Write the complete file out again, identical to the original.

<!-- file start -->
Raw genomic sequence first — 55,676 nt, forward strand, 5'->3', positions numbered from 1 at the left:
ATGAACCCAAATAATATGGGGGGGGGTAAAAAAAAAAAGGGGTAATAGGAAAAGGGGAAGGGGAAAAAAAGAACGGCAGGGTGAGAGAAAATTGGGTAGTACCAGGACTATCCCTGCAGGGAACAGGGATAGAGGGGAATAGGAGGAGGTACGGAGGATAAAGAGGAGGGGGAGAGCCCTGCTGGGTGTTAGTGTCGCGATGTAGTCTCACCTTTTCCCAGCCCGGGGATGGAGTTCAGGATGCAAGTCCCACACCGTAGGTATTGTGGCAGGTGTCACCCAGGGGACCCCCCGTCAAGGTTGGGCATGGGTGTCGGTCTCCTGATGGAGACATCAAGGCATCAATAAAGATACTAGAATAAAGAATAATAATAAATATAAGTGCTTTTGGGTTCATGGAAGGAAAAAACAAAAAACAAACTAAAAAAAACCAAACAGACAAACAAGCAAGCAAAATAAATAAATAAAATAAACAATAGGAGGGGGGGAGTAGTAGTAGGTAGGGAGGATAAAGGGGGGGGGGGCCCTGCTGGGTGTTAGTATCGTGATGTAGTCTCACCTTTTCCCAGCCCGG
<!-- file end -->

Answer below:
Raw genomic sequence first — 55,676 nt, forward strand, 5'->3', positions numbered from 1 at the left:
ATGAACCCAAATAATATGGGGGGGGGTAAAAAAAAAAAGGGGTAATAGGAAAAGGGGAAGGGGAAAAAAAGAACGGCAGGGTGAGAGAAAATTGGGTAGTACCAGGACTATCCCTGCAGGGAACAGGGATAGAGGGGAATAGGAGGAGGTACGGAGGATAAAGAGGAGGGGGAGAGCCCTGCTGGGTGTTAGTGTCGCGATGTAGTCTCACCTTTTCCCAGCCCGGGGATGGAGTTCAGGATGCAAGTCCCACACCGTAGGTATTGTGGCAGGTGTCACCCAGGGGACCCCCCGTCAAGGTTGGGCATGGGTGTCGGTCTCCTGATGGAGACATCAAGGCATCAATAAAGATACTAGAATAAAGAATAATAATAAATATAAGTGCTTTTGGGTTCATGGAAGGAAAAAACAAAAAACAAACTAAAAAAAACCAAACAGACAAACAAGCAAGCAAAATAAATAAATAAAATAAACAATAGGAGGGGGGGAGTAGTAGTAGGTAGGGAGGATAAAGGGGGGGGGGGCCCTGCTGGGTGTTAGTATCGTGATGTAGTCTCACCTTTTCCCAGCCCGG